by Evan Bruner
Reigning MVP Joel Embiid finds himself in a precarious position. He’s averaging 35.3 points and 11.3 rebounds per game. In a career that has been filled with incredible performances and top-to-bottom seasons, this campaign is perhaps his best work of all. Yet, Embiid is now a long shot to win the MVP according to oddsmakers, and is in danger of not being eligible for the award. This is due to the NBA’s new 65-game rule, which states a player must play in at least 65 games to be eligible for end-of-season awards.
Superficially speaking, this rule is sensible, even warranted. Far too often, stars sit out games, and any incentive to get them to play more frequently would be worth exploring. However, this rule creates a slippery slope. A player who plays in 66 games is fully eligible for every honor and end-of-season award, but one who participates in 64 isn’t.
Ideally, voters would account for games played in their voting process, rendering any policy on the NBA’s end unnecessary. Unfortunately, that isn’t the case. This is largely due to the NBA’s obsession with per-game statistics. While most sports rely on cumulative stats to assess performance, the NBA largely neglects them in favor of per-contest metrics. Nearly everything points, rebounds, assists, etc, are evaluated on a per-game level.
The issue with such statistics is they tell little about a player’s value, especially considering the variability in games played. If a player leads the league in points per game but is seventh in total points scored, it’s more than likely they aren’t the most valuable player. Still, the league insists on keeping per-game numbers at the forefront of basketball discourse. This is where the 65-game rule comes into play. Because the most prevalent stats are unaffected by a player’s absence, the league feels the need to intervene.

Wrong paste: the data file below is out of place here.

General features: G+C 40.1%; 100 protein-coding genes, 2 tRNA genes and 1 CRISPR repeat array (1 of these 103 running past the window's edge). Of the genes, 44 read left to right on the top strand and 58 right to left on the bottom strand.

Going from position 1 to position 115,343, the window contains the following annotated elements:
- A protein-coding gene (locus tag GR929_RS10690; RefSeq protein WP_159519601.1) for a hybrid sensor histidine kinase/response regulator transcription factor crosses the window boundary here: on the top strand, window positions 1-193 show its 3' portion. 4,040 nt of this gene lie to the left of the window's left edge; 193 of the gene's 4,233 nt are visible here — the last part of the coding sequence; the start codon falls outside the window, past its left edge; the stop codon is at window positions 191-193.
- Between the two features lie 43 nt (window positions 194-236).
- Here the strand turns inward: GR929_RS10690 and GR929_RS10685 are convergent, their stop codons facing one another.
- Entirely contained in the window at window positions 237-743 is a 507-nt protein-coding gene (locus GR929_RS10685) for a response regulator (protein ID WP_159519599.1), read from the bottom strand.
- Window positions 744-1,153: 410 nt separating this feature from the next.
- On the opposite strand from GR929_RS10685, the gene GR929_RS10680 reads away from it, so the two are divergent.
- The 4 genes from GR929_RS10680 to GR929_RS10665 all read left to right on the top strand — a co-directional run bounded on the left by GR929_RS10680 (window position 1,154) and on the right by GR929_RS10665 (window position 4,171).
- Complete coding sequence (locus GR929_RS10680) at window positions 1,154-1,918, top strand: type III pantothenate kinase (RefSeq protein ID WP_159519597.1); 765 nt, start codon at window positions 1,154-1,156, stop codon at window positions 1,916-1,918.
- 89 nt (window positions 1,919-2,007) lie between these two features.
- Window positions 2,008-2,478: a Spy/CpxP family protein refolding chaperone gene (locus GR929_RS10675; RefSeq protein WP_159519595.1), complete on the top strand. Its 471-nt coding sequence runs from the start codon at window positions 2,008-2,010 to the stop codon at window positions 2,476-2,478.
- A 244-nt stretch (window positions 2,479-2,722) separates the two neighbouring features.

However, a more complete understanding of statistics could likely accomplish what the NBA is trying to do. Looking at total numbers would discourage players from missing a large number of games. Voters would reward players who competed in more games, not out of principle, but due to the basic fact that the more games a player plays, the more value they accumulate.
The argument against Embiid’s MVP case shouldn’t be that he needs to play in 65 or more games; it should be that Nikola Jokic in 78 games provides more value than Embiid does in 64, even though Embiid has more per game value. This process wouldn’t disqualify anyone from winning MVP with fewer games; it just makes it harder.
The NBA is currently fighting a losing battle. In an attempt to get more players to buy into the regular season, it’s turning them against their own league. Even if the reasoning behind the rule is fair, it’s a somewhat flawed one that doesn’t fully address the NBA’s issue.
There are numerous things the league can do to attempt to combat load management and avoidable absences, but not all options are created equally. Instead of changing the game or its rules, changing how fans, specifically viewers, change the game may be the most fruitful.